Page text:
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Photoshop is the tool of choice for most creative professionals and has quickly become household name synonymous with computer art and image manipulation. In Photoshop CS3 One-on-One: Beyond the Basics, internationally renowned Photoshop guru Deke McClelland teaches such digital-age wonders as masking, filters, layers, blend modes, Liquify, Vanishing Point, and vector-based type. Along the way, Deke also teaches tried-and-true methods for sharpening details, smoothing over wrinkles and imperfections, trimming away jowls and fat, and wrapping one image around the surface of another. Plus, the training teaches how to construct and organize the elements in a composition so you can edit them easily in the future. Exercise files accompany the tutorial.
Ready for more Photoshop CS3 training with Deke? Check out Photoshop CS3 One-on-One: Advanced Techniques.
Note: Photoshop CS3 One-on-One: The Essentials is a recommended prerequisite to Photoshop CS3 One-on-One: Beyond the Basics.
Download Deke's customized keyboard layouts for Photoshop from the Exercise Files tab.
In this exercise, we are going to lay down a Base Layer that's going to convey much of the highlight and shadow detail about the glass, so that we can then build on that Base Layer in order to create the final effect. Now, as before, I have opened the starpattern.jpeg image that's found inside the 10 masking folder. I also have from that same folder; I have opened this splashinglass.jpeg image. And I have a little bit of a magic one selection outline going on from the previous exercise.
I don't really need it, we saw how bad it is. But I want to point out something about the Move tool that you might find of interest. Notice the appearance of the cursor when I have the Move tool cursor inside the selection, that looks like a black arrowhead with a pair of scissors next to it, and then indicates that I will move just the selected portion of the image, like so. Alright, I am going to undo that modification and put the glass back. Now, if I move my cursor outside of the selection, then it appears as a black arrowhead with a little four-way arrow cursor thing, like a compass rose or something next to it, and that shows me that I am going to move the entire image.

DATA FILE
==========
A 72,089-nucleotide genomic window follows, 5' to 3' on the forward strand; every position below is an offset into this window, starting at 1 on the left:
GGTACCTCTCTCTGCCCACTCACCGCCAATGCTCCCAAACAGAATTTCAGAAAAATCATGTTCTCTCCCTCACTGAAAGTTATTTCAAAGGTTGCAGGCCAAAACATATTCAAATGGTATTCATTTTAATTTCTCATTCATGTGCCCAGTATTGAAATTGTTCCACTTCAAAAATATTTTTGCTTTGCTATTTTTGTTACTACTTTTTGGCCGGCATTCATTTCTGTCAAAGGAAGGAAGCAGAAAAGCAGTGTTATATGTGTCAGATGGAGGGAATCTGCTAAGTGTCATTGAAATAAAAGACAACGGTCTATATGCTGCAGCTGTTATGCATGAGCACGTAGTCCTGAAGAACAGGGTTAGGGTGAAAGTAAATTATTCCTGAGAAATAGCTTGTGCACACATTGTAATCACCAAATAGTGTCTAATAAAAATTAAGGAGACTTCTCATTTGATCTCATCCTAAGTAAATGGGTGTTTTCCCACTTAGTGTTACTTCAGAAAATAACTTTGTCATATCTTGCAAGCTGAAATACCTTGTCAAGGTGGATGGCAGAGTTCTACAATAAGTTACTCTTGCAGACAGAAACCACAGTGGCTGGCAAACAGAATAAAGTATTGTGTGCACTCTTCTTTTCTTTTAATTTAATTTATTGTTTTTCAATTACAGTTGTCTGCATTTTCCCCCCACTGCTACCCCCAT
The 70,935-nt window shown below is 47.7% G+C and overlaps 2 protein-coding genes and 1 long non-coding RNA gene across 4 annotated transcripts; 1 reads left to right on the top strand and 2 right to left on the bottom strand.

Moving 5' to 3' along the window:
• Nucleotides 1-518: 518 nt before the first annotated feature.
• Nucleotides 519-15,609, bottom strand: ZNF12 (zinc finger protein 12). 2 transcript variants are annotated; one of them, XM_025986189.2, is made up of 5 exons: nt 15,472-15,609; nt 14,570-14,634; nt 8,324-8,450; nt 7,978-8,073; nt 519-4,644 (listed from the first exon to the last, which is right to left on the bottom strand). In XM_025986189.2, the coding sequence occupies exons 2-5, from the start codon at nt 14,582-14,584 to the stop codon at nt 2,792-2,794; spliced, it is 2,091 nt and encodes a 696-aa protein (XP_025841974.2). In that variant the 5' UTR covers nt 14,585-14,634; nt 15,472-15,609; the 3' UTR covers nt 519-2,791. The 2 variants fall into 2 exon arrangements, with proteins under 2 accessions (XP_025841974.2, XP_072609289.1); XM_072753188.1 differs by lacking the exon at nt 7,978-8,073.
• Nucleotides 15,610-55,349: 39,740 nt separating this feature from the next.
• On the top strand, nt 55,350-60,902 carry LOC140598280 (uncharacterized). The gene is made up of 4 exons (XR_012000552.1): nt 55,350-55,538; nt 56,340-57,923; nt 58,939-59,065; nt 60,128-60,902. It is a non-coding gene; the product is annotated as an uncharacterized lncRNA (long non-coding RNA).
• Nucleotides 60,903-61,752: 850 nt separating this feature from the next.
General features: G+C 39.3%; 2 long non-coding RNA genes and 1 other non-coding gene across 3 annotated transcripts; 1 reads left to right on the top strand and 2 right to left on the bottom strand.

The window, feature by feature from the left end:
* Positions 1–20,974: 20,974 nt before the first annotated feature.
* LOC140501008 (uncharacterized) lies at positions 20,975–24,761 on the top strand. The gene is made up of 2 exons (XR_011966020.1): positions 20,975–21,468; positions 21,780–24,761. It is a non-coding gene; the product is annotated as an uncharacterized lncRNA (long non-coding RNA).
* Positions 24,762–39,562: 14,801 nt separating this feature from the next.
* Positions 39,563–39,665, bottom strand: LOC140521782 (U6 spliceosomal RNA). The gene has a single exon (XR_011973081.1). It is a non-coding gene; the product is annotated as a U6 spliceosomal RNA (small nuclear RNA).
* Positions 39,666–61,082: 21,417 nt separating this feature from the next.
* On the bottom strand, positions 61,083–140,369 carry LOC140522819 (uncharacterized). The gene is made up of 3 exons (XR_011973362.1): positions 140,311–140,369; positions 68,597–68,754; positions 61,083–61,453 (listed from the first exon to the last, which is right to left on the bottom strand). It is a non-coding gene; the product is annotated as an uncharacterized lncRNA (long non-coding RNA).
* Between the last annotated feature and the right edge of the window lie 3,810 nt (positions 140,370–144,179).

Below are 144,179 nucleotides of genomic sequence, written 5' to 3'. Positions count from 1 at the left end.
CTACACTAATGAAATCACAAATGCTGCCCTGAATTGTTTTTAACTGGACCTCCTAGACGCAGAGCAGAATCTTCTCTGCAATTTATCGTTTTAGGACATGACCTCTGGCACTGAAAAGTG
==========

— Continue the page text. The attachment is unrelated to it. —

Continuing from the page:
So I want you to go ahead and do that. I want you to go ahead and drag that entire image, regardless of whether you have a selection outline or not into the star pattern background, then press the Shift key, press and hold that Shift key and drop the glass into place. And notice the entire glass comes over and the selection outline does not come over with it. So you just get the entire glass, and that's all, which is good, we want that entire glass. We do not want that obnoxious magic one selection, it was no good for our purposes. Now, notice that Photoshop has thoughtfully put the glass on an independent layer above the star pattern that appears on the background layer here.
Let's go ahead and double-click on the words Layer One and we will rename this layer something along the line of base glass, and then press the Enter or the Return key in order to accept that modification. Notice the word Normal here inside the Layers pallet, if you click on the word Normal, you are going to reveal a list, a very long list of blend modes. Now, we are going to examine all of these blend modes in glorious detail in a forthcoming chapter, another one of those really exciting topics as it turns out.
But for now, I just want you to blindly select this guy right here Hard Light. And the Hard Light mode is going to retain the highlights and retain the shadows and drop away the midtones to reveal the layer below. Now, it doesn't reveal the ton of the layer below because the image is so very dark, that background is so dark, so we need to reduce the opacity of this layer a little bit. Now, notice that the Hard Light mode remains active here on the PC. So I will press the Escape key in order to make it inactive, on the Macintosh side, you don't have to do that.
Then, I am going to press the 8 key to reduce the opacity value to 80%, you can see that right there. Pressing a number key when anyone of these selection tools is active affects the opacity of the active layer. So I just reduce the opacity of the layer to 80%. It's a little more palatable now. We can see through to the star layer in the background. We can see some night's rich shadows. However, our highlight, it seems to me, are a little bit weak and I am going to go ahead and Shift+tab away those pallets once again, so that we can compare this star pattern composition that I have created so far to the final composition that I am going for, this is the glass-on-pattern image, also found inside the 10 masking folder and you can see how much better those highlights are.
And that's a function of having selected the highlights and move them over again in a separate pass into the star pattern background. And we are going to do exactly that using the Color Range command beginning in the next exercise.
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